Gathering observation notes and other forms of documentation and broad-
casting them as stories of children’s pursuits gives them more visibility, meaning,
and respect. The learning process is enhanced for the children as well as the adults.
College teacher and author George Forman puts it this way:
We know that making children’s ideas visible is an important
goal. It helps children convert an activity into a learning
encounter. Therefore, if documentation helps children make
their own feelings, patterns of behavior, theories, and rules more
visible and explicit, then documentation could become the pri-
mary means of educating young children (On-line dialogue on Reggio
discussion list, 1999).
Where can we see this pedagogy in action? Many would point to the schools
of Reggio Emilia in Italy and the schools they have inspired around the world,
including in the United States. We can see the seeds of this approach in the teach-
ing and writing of college instructors Elizabeth Jones, John Nimmo, and
Gretchen Reynolds. Their books, referenced throughout the chapters of this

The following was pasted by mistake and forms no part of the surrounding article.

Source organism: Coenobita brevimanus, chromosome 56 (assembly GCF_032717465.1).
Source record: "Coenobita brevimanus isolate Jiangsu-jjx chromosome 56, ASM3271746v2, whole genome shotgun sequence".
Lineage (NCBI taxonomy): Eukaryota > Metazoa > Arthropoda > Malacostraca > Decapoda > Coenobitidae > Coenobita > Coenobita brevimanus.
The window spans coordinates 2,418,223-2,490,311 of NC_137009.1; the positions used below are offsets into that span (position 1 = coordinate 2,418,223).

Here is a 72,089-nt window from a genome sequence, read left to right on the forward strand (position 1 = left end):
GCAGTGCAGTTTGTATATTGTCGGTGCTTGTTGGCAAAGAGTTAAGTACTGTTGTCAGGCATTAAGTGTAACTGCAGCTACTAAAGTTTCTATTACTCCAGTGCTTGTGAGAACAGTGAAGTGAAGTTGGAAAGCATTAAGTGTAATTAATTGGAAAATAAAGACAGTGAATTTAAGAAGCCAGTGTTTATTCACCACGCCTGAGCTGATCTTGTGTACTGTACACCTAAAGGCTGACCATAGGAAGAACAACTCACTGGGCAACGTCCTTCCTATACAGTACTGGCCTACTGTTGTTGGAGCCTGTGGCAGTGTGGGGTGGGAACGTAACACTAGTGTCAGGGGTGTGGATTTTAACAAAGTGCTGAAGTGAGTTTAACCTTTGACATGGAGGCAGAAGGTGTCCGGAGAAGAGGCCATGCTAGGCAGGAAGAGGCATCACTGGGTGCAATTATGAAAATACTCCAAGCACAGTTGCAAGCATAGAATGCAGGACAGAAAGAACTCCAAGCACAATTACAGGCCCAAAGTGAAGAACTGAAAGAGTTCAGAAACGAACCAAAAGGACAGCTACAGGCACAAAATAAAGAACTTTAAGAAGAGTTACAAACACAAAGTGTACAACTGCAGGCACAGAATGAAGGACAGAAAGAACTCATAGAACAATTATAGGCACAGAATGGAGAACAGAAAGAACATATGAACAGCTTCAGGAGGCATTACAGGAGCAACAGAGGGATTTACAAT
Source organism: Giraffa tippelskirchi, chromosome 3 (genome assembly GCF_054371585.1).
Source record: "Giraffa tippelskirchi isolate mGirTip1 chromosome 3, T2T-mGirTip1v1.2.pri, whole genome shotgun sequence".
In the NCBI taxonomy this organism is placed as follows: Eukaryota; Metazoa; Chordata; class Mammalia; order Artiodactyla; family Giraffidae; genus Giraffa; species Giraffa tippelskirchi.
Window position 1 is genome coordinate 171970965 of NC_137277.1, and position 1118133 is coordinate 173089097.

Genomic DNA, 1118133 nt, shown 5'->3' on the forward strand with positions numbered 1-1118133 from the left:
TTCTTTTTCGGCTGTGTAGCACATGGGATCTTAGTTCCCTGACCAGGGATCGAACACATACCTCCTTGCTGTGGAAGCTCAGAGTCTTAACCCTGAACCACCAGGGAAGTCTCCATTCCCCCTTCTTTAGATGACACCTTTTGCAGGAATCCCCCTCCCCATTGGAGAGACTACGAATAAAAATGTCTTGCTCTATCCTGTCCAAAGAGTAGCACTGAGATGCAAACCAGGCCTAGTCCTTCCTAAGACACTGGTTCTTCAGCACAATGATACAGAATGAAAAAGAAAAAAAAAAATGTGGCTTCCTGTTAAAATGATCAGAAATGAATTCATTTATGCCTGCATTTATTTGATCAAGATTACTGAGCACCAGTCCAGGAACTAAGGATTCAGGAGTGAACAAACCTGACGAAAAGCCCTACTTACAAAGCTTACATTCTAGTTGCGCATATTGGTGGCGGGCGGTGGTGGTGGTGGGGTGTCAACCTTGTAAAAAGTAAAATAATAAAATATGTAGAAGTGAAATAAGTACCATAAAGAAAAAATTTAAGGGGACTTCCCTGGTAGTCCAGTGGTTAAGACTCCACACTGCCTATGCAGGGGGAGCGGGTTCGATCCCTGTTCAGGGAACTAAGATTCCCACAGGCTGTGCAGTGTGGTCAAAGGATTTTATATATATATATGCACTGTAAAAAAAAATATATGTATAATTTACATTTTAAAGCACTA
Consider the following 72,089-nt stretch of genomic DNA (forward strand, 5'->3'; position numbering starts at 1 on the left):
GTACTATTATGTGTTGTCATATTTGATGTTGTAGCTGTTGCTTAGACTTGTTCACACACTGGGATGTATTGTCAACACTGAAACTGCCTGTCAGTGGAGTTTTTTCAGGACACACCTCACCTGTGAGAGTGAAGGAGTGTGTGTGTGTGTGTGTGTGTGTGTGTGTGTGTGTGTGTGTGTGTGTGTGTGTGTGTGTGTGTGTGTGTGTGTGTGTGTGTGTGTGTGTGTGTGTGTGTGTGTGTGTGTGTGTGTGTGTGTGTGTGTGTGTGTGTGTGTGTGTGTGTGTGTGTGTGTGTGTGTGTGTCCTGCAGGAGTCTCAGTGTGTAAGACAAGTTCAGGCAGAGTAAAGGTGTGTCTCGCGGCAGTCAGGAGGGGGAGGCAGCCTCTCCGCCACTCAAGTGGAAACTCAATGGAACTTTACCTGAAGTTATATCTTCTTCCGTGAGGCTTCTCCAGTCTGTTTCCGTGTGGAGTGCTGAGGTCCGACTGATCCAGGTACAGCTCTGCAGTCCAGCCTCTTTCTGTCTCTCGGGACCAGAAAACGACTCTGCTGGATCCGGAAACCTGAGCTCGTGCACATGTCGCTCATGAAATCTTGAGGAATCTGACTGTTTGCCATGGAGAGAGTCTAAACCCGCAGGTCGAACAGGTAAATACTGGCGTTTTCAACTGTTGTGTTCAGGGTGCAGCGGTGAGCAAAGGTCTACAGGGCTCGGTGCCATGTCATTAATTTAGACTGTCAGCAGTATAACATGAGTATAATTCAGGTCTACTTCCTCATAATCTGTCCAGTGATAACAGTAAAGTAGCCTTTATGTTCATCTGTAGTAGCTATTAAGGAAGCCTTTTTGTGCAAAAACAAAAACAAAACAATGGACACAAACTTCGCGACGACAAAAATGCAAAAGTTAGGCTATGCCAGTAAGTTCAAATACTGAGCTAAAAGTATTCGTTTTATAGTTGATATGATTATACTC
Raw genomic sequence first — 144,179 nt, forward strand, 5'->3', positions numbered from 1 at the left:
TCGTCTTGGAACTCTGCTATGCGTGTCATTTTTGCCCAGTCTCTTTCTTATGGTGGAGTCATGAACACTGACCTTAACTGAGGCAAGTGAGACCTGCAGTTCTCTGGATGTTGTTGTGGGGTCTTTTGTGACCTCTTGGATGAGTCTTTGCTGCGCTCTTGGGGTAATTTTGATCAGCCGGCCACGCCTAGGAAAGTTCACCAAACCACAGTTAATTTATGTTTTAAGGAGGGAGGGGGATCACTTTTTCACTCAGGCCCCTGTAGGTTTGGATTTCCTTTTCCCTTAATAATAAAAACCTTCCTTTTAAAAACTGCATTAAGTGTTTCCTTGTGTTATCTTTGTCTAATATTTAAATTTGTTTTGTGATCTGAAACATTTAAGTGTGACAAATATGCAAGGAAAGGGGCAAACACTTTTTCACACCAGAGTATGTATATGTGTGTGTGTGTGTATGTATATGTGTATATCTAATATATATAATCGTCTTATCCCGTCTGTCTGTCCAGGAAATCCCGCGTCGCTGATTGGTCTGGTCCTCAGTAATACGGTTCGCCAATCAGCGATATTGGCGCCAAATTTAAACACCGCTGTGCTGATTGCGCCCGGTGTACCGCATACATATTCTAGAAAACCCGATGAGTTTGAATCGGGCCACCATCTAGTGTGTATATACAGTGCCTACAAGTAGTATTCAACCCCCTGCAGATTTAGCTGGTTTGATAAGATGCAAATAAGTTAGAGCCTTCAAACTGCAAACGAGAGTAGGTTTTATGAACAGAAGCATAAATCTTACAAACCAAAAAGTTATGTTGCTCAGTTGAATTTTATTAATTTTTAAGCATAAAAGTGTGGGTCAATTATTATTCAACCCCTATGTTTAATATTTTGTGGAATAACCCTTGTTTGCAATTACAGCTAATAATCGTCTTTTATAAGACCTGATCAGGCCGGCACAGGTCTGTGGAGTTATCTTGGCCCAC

book, are rich with descriptions of children’s play and teachers negotiating their
roles in it. Teachers can turn to their writing again and again for reminders and
inspiration of how children’s lives can be valued and our differing perspectives
on them negotiated.
Several practicing early childhood teachers have also written books, giving us
a firsthand, vivid picture of how this pedagogy has been developed in their class-
rooms. Ann Pelo is a preschool teacher-author working in a full-time child care
program. Her teaching is featured in three videos, Children at the Center, Setting
Sail, and Thinking Big. She describes her evolving pedagogy of listening, observ-
ing, and documenting in the book she co-authored with Fran Davidson, That’s
When I first began the practice of taking notes about children’s
play and making recordings of children’s conversations, I didn’t
really understand how to use all the documentation I gathered.
I did it because I’d read about it being the Right Thing to Do.
I’d carefully transcribe a recorded conversation among children,
then go on with the plans I’d already made. I mostly thought of
the notes and conversations as ways to capture on paper the
sweet and appealing thinking of young children. I’d share my
transcriptions with parents, inviting them to “listen in” on con-
versations that they would otherwise miss.
As I grew into the practice of supporting emerging proj-
ects, I learned more about how to use the documentation that I
collected. I noticed myself wishing to understand if my guesses
about the children’s interests were on target or way off base,
knowing that it mattered deeply to the success of an emerging
project. I began to turn to my carefully collected notes for guid-
ance. When I studied my notes and transcriptions alone or with
a co-teacher, I could see “underneath” the children’s words to
xiv The Art of Awareness